From Publishers Weekly
The second novel from Suri (The Death of Vishnu) follows Meera Sawhney from her unhappy 1950s marriage to aspiring singer Dev Arora through to her own son's coming-of-age. After an impulsive act forces Meera's marriage at 17, her complex, controlling father decries her tying herself (and, by extension, her family) to the provincial, lower-class Aroras. Meera soon finds herself pulled in different directions by her in-laws' religious orthodoxy, her father's progressivism (which doesn't run deep), her husband's self-pitying alcoholism and her own resentment. She finds salvation in the birth of a son, Ashvin; mother love, which Suri describes in intensely physical terms, gives her life passion and purpose, and overwhelms her adult relationships. But as India modernizes, Meera senses that Ashvin, and she herself, must live their own lives. Suri renders Meera's perspective marvelously, especially in small particulars (such as Meera's deliberations around the cutting of Ashvin's hair) and in the perils and conflicts Meera faces in her relationships with men. He also takes a close look at Hindu practices and charts the rise of religious nationalism in the years following Gandhi's death. Suri's vivid portrait of a woman in post-independence India engages timeless themes of self-determination.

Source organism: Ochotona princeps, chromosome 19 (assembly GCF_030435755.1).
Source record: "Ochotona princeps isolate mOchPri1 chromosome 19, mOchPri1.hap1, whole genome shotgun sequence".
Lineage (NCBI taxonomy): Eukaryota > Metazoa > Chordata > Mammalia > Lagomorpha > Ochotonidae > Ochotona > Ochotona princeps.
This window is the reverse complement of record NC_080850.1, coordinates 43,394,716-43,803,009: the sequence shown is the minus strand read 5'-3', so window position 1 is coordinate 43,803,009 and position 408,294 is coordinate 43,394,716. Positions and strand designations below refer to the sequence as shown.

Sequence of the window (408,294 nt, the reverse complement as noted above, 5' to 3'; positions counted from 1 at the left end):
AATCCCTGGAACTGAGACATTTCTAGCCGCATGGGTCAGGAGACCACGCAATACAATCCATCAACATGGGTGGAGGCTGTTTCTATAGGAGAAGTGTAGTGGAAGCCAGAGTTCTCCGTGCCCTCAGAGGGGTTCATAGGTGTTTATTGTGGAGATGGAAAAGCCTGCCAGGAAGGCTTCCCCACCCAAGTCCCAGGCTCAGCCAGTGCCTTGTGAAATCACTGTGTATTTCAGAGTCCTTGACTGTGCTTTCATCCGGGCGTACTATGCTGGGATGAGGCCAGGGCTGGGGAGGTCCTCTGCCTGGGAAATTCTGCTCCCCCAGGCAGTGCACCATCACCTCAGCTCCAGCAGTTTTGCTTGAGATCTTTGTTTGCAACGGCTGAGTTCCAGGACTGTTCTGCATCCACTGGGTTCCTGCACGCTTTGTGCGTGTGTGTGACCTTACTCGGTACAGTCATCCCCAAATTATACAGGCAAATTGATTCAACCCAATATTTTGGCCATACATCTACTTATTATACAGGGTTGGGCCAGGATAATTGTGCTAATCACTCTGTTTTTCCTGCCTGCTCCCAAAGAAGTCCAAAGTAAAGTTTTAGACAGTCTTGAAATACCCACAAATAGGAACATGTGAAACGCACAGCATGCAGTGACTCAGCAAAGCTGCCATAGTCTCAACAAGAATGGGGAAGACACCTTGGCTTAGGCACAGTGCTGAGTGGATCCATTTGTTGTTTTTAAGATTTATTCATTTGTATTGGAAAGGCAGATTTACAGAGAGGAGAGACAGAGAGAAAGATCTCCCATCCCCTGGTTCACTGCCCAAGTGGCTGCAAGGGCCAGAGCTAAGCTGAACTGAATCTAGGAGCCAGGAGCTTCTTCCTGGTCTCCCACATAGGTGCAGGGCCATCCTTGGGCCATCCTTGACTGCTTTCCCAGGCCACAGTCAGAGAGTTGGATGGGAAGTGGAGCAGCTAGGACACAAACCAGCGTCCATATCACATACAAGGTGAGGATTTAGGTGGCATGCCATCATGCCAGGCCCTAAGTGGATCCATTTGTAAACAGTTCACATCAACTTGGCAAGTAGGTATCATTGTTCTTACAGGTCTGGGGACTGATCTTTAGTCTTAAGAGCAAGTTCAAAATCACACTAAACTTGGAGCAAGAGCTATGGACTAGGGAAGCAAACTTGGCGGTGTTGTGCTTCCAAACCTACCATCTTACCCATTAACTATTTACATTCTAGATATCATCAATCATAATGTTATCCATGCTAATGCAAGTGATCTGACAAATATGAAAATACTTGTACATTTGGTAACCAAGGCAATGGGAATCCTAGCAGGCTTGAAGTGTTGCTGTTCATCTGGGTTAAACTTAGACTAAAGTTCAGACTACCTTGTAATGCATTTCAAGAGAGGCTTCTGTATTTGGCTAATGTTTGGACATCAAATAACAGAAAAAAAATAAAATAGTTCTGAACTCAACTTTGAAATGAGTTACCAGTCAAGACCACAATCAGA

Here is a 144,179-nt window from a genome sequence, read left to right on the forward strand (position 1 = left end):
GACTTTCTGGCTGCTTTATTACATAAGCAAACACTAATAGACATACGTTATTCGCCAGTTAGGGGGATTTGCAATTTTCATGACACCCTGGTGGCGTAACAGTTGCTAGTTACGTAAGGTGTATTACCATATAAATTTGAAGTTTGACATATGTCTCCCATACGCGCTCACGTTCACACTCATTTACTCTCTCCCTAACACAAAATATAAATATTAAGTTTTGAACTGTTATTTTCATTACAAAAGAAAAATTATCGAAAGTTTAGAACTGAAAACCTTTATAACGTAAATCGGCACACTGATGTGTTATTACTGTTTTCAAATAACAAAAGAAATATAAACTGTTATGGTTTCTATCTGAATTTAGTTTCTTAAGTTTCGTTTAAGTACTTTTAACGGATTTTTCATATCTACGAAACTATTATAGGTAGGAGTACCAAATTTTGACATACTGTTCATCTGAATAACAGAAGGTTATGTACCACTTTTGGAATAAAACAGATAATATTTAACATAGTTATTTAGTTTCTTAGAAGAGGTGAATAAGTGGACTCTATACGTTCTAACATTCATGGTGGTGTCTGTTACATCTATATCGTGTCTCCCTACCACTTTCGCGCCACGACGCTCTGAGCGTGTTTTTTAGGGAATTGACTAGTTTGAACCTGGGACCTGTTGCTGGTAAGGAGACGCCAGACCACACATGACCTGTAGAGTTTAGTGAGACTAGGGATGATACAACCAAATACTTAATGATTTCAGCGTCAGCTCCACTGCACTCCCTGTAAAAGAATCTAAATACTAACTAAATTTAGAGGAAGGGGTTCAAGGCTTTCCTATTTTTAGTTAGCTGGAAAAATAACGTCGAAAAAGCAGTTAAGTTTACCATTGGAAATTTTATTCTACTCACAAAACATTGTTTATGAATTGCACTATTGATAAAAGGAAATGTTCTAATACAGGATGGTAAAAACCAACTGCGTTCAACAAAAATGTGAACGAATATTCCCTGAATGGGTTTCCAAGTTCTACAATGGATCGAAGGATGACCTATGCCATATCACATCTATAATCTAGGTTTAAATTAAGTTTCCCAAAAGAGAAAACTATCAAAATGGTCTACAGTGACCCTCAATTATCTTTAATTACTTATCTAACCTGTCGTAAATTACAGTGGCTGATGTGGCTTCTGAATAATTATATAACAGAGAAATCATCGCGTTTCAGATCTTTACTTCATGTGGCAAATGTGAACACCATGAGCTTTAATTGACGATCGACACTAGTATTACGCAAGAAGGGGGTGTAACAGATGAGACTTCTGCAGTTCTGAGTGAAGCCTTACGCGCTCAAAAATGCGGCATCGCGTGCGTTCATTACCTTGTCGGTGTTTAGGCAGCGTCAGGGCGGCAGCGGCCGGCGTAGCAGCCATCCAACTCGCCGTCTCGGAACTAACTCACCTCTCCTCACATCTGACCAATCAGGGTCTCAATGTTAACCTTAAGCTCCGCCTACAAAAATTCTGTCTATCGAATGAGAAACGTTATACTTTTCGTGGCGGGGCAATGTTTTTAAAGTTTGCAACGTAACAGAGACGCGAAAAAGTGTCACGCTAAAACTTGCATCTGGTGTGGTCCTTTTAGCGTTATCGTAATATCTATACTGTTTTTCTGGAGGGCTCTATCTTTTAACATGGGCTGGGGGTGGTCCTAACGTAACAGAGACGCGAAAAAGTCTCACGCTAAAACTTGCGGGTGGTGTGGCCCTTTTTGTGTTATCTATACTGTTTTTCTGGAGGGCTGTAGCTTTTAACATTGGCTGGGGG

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Manil Suri’s debut novel, The Death of Vishnu
(PEN/Faulkner Award nominee, 2002), satirized families in a single apartment building in Bombay. The Age of Shiva
, about women’s subjugation, postindependence Indian politics, and Hindu-Muslim conflicts, offers a more panoramic view of Indian society. A few critics compared it to Salman Rushdie’s Midnight’s Children
, but The Age of Shiva
is a smaller, tighter work, ambitious in scope if not as wholly successful. Written as a letter from Meera to her son, the novel shines with luminous prose, Hindu myths, and mother-child bonds, but bogs down as it chronicles the decades. Most critics agreed, however, that Suri effectively portrays Meera as the embodiment of an India caught between tradition and modernization.Copyright © 2004 Phillips & Nelson Media, Inc.